Army Corp of Engineers Project

beach fill

Description: This project was authorized by Section 1001 (32) of the Water Resources Development Act of 2007. The study investigated flood and coastal storm damage effects with a view toward reducing impacts from coastal erosion and storms. The recommended plan calls for construction of a beach fill with a berm and dune along the study area oceanfront utilizing sand from an offshore borrow source and periodic nourishment for a period of 50 years. Initial fill requirements would be about 10 million cubic yards, with periodic nourishment at 4-year intervals with about 1 million cubic yards placed.

Project Goals: The purpose of this project investigated hurricane and coastal storm damage reduction, and recommendation of a beach fill with a berm and dune and a periodic nourishment for a period of 50 years.

​Status: The Chief of Engineers Report was completed in December 2003. This project was authorized in the 2007 Water Resources Development Act (WRDA). Between October 27 & 30, 2012, Hurricane Sandy significantly damaged the New Jersey coast from Sandy Hook to Cape May and up the Delaware Bay. This project was hit especially hard with a breach in Mantoloking and significant damage to Seaside Heights, Mantoloking, Ortley Beach, Lavallette and Seaside Park. Significant damage also occurred to piers, boardwalks, amusements, residential and commercial properties. In response, the Disaster Relief Appropriations Act of 2013 was passed by Congress and signed into law by the President on January 29, 2013 as Public Law 113-2 (Act). The legislation provides supplemental appropriations to address damages caused by Hurricane Sandy and to reduce future flood risk in ways that will support the long-term sustainability of the coastal ecosystem and communities, and reduce the economic costs and risks associated with large-scale flood and storm events. This project was determined to be eligible for P.L. 113-2 2013 Disaster Relief Appropriations Act (Hurricane Sandy) funds as an Authorized but Unconstructed project. The term “authorized but unconstructed project” refers to previously authorized projects for which no physical construction has occurred as well as projects that contain elements where construction has not been completed.  Initial construction is estimated to cost $167 million. Total lifetime project cost is estimated to cost $513.9 million.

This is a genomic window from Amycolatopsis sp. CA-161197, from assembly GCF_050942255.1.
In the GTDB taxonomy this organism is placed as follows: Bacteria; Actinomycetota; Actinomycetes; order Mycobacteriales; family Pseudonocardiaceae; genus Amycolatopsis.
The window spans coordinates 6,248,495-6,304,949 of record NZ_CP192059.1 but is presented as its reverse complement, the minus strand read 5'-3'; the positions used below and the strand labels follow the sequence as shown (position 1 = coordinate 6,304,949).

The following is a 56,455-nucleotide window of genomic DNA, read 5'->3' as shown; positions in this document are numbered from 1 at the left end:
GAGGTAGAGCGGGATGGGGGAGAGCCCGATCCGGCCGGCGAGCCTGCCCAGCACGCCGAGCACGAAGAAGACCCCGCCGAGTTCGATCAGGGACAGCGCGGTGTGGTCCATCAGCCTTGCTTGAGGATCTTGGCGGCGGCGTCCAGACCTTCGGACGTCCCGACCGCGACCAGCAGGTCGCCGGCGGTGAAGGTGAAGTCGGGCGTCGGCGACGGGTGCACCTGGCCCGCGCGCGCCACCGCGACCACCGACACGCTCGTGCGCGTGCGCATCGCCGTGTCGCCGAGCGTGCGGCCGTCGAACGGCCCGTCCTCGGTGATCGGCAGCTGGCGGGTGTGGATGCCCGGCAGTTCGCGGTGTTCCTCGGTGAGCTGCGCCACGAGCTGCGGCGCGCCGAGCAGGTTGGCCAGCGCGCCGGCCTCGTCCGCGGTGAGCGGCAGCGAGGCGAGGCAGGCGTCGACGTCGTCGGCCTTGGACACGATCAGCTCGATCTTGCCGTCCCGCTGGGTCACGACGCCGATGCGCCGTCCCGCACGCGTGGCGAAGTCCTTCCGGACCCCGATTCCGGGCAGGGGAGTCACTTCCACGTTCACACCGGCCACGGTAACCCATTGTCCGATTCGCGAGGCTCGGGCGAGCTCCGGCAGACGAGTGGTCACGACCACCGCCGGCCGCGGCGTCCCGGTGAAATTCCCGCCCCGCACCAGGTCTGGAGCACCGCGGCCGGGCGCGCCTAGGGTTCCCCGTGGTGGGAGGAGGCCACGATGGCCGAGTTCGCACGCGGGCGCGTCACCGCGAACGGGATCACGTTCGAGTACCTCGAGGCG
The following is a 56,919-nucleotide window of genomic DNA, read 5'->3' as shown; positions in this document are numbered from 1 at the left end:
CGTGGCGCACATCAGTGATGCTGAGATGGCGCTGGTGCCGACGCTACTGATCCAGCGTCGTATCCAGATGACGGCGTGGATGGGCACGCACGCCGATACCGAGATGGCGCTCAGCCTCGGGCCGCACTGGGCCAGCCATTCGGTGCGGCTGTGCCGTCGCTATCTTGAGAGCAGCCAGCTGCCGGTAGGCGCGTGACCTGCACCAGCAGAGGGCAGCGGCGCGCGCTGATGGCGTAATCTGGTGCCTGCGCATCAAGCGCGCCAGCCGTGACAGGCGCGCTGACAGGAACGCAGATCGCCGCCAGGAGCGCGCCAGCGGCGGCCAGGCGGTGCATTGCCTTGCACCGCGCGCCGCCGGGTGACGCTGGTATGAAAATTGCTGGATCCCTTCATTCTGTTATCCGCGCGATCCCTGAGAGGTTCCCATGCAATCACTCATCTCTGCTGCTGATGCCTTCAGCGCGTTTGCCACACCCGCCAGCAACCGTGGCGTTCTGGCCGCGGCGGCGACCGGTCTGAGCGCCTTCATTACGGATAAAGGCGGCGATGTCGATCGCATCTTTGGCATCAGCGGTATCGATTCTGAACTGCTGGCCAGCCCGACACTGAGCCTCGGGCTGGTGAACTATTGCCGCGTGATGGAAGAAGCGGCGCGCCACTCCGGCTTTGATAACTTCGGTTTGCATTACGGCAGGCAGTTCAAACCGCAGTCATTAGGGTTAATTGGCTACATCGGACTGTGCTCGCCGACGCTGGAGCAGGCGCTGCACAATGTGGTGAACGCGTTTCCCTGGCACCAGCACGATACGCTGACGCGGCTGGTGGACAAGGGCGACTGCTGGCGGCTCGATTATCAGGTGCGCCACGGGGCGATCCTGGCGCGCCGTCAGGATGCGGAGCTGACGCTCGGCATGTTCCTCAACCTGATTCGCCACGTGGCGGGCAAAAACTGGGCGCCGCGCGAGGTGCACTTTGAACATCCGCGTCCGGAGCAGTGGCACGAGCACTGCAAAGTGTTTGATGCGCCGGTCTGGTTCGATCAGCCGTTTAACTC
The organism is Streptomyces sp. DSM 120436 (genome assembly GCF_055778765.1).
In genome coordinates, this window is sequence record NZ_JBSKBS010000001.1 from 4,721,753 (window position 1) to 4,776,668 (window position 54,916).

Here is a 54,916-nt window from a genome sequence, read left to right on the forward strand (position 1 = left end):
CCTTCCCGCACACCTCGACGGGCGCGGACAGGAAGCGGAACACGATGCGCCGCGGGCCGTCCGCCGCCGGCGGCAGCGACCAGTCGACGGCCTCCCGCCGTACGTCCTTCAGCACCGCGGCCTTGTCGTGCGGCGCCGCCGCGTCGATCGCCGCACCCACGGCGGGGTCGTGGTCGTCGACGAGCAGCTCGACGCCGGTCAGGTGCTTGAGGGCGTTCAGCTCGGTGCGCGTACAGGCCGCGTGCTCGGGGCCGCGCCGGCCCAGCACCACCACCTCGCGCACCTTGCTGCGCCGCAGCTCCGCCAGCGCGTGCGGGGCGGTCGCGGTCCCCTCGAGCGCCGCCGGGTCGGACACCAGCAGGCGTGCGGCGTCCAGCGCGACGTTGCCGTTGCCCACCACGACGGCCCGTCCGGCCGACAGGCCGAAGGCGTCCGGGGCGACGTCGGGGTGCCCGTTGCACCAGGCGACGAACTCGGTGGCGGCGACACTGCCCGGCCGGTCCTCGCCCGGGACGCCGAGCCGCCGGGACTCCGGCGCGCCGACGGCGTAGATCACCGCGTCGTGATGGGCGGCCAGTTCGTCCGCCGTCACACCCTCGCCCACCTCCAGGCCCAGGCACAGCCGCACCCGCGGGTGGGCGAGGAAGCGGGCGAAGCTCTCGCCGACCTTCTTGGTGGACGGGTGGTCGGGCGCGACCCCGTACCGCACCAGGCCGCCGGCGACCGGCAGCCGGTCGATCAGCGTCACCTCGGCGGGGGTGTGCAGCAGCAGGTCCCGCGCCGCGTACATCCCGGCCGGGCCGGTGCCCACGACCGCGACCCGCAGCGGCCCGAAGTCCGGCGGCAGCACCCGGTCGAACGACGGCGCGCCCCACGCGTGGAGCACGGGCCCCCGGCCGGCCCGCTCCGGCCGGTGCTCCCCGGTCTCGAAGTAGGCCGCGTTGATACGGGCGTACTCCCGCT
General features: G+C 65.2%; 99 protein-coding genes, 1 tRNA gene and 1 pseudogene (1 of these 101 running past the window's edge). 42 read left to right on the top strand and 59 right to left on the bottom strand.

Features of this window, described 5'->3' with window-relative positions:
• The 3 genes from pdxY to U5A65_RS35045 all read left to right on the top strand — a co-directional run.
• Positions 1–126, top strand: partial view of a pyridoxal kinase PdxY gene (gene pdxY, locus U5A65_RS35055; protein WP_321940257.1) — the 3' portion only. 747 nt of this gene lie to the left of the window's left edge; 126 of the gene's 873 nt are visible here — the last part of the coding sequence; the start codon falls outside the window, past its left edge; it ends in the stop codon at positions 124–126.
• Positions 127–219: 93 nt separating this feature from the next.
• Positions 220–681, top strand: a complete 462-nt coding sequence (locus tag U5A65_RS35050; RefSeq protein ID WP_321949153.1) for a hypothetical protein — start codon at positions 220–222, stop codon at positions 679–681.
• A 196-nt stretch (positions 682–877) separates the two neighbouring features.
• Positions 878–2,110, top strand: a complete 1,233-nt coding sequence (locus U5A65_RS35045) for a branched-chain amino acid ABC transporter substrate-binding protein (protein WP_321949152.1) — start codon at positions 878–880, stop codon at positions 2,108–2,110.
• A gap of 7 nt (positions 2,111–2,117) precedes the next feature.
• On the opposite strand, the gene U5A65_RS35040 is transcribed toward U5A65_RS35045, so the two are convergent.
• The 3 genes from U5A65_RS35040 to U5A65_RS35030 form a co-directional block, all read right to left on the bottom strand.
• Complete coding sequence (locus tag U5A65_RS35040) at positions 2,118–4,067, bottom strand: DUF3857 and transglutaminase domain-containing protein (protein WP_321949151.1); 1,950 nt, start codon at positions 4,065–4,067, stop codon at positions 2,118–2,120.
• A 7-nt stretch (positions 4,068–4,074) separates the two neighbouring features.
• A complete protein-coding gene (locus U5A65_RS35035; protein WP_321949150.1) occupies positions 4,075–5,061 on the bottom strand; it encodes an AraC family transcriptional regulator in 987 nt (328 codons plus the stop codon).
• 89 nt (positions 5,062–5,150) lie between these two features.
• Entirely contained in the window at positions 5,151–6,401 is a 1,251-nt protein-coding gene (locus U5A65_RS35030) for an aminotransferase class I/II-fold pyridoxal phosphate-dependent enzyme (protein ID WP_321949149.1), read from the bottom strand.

​It is anticipated that the Army Corp will issue a bid notice in September 2016 and that the project will commence by January 2017.